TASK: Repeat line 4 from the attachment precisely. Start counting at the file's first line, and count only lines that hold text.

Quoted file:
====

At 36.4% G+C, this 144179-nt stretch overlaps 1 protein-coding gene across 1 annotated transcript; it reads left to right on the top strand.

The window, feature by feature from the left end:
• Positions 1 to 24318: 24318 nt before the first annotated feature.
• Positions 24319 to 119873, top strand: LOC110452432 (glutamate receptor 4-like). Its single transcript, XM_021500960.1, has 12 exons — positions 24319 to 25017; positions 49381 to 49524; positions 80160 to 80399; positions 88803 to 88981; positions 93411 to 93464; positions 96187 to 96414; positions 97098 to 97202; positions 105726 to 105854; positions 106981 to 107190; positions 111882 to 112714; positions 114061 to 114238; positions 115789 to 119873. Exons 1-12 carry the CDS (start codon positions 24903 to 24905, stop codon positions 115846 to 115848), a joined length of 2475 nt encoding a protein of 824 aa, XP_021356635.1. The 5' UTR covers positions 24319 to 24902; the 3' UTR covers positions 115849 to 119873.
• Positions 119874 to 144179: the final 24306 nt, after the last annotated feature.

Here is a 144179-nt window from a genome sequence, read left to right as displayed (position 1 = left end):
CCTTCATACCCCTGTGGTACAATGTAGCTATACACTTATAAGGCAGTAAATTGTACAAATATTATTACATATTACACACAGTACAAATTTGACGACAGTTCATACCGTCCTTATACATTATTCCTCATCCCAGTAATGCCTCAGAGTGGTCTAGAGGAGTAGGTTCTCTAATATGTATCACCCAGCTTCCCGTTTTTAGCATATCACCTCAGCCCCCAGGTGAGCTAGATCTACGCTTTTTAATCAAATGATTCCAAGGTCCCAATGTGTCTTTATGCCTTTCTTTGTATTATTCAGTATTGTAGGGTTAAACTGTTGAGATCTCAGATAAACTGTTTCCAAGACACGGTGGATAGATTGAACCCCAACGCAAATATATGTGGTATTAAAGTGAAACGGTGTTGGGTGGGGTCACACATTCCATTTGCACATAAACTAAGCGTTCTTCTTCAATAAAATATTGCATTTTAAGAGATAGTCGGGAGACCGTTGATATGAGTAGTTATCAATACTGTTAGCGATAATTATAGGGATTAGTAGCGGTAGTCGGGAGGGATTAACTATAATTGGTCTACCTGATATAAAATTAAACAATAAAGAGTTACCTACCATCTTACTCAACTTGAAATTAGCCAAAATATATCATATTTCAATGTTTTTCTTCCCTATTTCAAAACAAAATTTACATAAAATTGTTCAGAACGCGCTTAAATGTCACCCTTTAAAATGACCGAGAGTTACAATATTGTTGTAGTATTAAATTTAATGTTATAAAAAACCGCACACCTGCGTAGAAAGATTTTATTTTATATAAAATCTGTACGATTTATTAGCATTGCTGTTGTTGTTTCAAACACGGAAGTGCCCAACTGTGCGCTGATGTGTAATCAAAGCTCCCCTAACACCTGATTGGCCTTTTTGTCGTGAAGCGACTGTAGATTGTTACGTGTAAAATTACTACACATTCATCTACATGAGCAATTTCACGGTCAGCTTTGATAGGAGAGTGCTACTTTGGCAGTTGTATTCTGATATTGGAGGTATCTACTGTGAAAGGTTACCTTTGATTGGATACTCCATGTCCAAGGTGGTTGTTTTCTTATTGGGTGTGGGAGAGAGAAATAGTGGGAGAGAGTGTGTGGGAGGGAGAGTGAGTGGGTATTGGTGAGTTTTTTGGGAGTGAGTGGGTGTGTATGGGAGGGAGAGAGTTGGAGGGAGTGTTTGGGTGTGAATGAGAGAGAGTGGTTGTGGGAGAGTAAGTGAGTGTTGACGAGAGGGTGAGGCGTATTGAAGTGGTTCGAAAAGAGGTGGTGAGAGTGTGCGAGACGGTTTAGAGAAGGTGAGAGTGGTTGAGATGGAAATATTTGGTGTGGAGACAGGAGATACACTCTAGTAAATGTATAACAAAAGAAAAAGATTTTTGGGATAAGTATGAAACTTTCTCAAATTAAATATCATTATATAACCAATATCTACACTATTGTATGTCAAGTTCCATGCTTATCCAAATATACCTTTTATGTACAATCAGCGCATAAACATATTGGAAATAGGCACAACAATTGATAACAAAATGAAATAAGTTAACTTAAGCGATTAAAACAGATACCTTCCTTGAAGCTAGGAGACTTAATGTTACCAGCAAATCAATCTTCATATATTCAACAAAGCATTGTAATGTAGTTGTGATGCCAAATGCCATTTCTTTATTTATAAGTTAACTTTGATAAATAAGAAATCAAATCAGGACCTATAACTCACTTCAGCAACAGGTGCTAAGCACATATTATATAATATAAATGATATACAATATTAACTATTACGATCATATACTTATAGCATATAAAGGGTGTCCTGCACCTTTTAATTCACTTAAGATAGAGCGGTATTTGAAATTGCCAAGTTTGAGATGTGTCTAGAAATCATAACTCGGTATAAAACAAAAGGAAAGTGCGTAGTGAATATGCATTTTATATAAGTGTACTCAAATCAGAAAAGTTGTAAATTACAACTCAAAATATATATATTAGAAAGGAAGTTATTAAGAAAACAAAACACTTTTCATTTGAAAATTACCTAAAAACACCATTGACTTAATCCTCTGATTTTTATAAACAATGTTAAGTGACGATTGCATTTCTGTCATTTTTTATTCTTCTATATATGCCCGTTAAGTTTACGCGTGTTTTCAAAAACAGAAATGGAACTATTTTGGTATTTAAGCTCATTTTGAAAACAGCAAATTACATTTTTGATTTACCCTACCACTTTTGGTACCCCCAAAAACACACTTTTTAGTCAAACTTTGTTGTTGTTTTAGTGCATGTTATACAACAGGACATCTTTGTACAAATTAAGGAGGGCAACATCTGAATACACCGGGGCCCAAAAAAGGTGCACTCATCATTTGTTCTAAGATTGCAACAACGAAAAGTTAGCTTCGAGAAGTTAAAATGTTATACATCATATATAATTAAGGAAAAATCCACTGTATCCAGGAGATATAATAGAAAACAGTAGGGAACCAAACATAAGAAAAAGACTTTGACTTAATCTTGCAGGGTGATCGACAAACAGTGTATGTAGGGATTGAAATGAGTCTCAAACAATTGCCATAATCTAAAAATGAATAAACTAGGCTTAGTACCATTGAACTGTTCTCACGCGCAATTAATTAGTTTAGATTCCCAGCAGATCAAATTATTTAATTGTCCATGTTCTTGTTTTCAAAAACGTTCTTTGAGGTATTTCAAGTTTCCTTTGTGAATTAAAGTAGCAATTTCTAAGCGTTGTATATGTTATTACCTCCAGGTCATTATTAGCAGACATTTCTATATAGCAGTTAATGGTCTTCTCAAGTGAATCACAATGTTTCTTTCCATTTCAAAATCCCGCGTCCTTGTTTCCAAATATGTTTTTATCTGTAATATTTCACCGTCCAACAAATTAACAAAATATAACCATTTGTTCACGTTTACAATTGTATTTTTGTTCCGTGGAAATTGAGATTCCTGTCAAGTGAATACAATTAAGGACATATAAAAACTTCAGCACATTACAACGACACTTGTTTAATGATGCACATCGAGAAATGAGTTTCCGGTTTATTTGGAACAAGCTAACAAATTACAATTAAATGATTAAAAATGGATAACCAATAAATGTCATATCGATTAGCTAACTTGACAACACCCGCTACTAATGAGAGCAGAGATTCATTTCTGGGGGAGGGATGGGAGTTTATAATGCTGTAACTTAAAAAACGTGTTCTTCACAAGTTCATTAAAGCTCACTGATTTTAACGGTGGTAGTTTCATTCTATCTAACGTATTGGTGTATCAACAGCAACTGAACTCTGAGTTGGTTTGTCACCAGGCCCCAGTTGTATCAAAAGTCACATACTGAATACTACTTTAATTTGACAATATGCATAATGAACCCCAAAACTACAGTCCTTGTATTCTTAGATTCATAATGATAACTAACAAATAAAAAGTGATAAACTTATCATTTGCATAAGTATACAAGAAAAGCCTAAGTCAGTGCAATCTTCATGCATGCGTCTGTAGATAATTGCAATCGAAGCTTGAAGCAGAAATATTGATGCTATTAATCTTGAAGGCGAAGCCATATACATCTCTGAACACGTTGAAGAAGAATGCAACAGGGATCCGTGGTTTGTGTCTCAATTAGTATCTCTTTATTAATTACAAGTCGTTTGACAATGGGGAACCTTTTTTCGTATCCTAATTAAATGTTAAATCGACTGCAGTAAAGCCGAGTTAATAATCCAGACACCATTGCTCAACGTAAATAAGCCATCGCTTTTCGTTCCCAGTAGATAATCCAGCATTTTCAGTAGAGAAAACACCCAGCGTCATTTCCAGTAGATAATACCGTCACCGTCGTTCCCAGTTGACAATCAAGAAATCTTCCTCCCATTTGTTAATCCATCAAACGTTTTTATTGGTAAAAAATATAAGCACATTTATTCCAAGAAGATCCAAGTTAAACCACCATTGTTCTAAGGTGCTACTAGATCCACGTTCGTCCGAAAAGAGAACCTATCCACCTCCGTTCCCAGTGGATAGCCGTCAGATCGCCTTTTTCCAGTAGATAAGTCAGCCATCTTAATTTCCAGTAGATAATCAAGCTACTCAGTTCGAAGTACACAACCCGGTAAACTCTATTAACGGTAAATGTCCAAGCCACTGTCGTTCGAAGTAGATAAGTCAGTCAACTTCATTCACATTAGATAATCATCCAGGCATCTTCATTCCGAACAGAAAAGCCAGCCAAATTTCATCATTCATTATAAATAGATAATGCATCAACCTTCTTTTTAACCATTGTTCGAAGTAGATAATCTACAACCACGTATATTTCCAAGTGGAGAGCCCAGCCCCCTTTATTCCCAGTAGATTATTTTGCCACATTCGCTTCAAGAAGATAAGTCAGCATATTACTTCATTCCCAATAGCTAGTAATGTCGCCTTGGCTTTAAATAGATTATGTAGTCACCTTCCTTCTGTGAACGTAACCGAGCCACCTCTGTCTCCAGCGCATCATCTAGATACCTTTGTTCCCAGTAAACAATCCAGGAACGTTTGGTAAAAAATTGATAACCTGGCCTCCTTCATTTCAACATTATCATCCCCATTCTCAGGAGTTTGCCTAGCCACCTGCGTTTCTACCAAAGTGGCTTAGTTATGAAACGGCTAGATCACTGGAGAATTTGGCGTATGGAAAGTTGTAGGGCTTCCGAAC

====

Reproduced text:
• Positions 24319 to 119873, top strand: LOC110452432 (glutamate receptor 4-like). Its single transcript, XM_021500960.1, has 12 exons — positions 24319 to 25017; positions 49381 to 49524; positions 80160 to 80399; positions 88803 to 88981; positions 93411 to 93464; positions 96187 to 96414; positions 97098 to 97202; positions 105726 to 105854; positions 106981 to 107190; positions 111882 to 112714; positions 114061 to 114238; positions 115789 to 119873. Exons 1-12 carry the CDS (start codon positions 24903 to 24905, stop codon positions 115846 to 115848), a joined length of 2475 nt encoding a protein of 824 aa, XP_021356635.1. The 5' UTR covers positions 24319 to 24902; the 3' UTR covers positions 115849 to 119873.